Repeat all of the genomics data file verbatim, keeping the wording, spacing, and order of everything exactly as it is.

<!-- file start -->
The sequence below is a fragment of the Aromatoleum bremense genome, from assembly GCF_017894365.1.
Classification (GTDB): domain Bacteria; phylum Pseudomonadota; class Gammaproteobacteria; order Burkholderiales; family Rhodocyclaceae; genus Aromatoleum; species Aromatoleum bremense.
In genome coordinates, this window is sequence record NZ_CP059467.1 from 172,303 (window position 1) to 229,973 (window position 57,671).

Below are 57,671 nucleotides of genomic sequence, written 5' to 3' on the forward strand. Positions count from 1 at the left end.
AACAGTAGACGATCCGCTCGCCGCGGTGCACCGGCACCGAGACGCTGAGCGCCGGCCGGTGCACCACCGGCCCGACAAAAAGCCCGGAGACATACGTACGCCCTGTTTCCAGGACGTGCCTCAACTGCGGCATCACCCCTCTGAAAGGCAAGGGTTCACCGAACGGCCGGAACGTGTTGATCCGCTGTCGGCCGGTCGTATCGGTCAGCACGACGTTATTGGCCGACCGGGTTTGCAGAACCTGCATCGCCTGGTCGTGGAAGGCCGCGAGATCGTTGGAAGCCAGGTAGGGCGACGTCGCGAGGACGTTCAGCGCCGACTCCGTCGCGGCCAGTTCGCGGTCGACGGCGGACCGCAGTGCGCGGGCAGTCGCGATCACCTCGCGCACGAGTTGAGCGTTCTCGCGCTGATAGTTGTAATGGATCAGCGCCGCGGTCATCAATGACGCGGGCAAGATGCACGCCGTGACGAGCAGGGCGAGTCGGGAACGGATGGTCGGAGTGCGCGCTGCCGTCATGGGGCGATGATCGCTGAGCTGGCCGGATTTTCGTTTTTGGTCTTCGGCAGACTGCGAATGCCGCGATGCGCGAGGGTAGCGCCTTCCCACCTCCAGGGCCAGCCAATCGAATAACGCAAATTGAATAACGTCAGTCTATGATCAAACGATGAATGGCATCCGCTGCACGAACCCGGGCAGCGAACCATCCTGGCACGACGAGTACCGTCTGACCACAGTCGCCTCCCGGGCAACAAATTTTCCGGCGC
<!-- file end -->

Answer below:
The sequence below is a fragment of the Aromatoleum bremense genome, from assembly GCF_017894365.1.
Classification (GTDB): domain Bacteria; phylum Pseudomonadota; class Gammaproteobacteria; order Burkholderiales; family Rhodocyclaceae; genus Aromatoleum; species Aromatoleum bremense.
In genome coordinates, this window is sequence record NZ_CP059467.1 from 172,303 (window position 1) to 229,973 (window position 57,671).

Below are 57,671 nucleotides of genomic sequence, written 5' to 3' on the forward strand. Positions count from 1 at the left end.
AACAGTAGACGATCCGCTCGCCGCGGTGCACCGGCACCGAGACGCTGAGCGCCGGCCGGTGCACCACCGGCCCGACAAAAAGCCCGGAGACATACGTACGCCCTGTTTCCAGGACGTGCCTCAACTGCGGCATCACCCCTCTGAAAGGCAAGGGTTCACCGAACGGCCGGAACGTGTTGATCCGCTGTCGGCCGGTCGTATCGGTCAGCACGACGTTATTGGCCGACCGGGTTTGCAGAACCTGCATCGCCTGGTCGTGGAAGGCCGCGAGATCGTTGGAAGCCAGGTAGGGCGACGTCGCGAGGACGTTCAGCGCCGACTCCGTCGCGGCCAGTTCGCGGTCGACGGCGGACCGCAGTGCGCGGGCAGTCGCGATCACCTCGCGCACGAGTTGAGCGTTCTCGCGCTGATAGTTGTAATGGATCAGCGCCGCGGTCATCAATGACGCGGGCAAGATGCACGCCGTGACGAGCAGGGCGAGTCGGGAACGGATGGTCGGAGTGCGCGCTGCCGTCATGGGGCGATGATCGCTGAGCTGGCCGGATTTTCGTTTTTGGTCTTCGGCAGACTGCGAATGCCGCGATGCGCGAGGGTAGCGCCTTCCCACCTCCAGGGCCAGCCAATCGAATAACGCAAATTGAATAACGTCAGTCTATGATCAAACGATGAATGGCATCCGCTGCACGAACCCGGGCAGCGAACCATCCTGGCACGACGAGTACCGTCTGACCACAGTCGCCTCCCGGGCAACAAATTTTCCGGCGC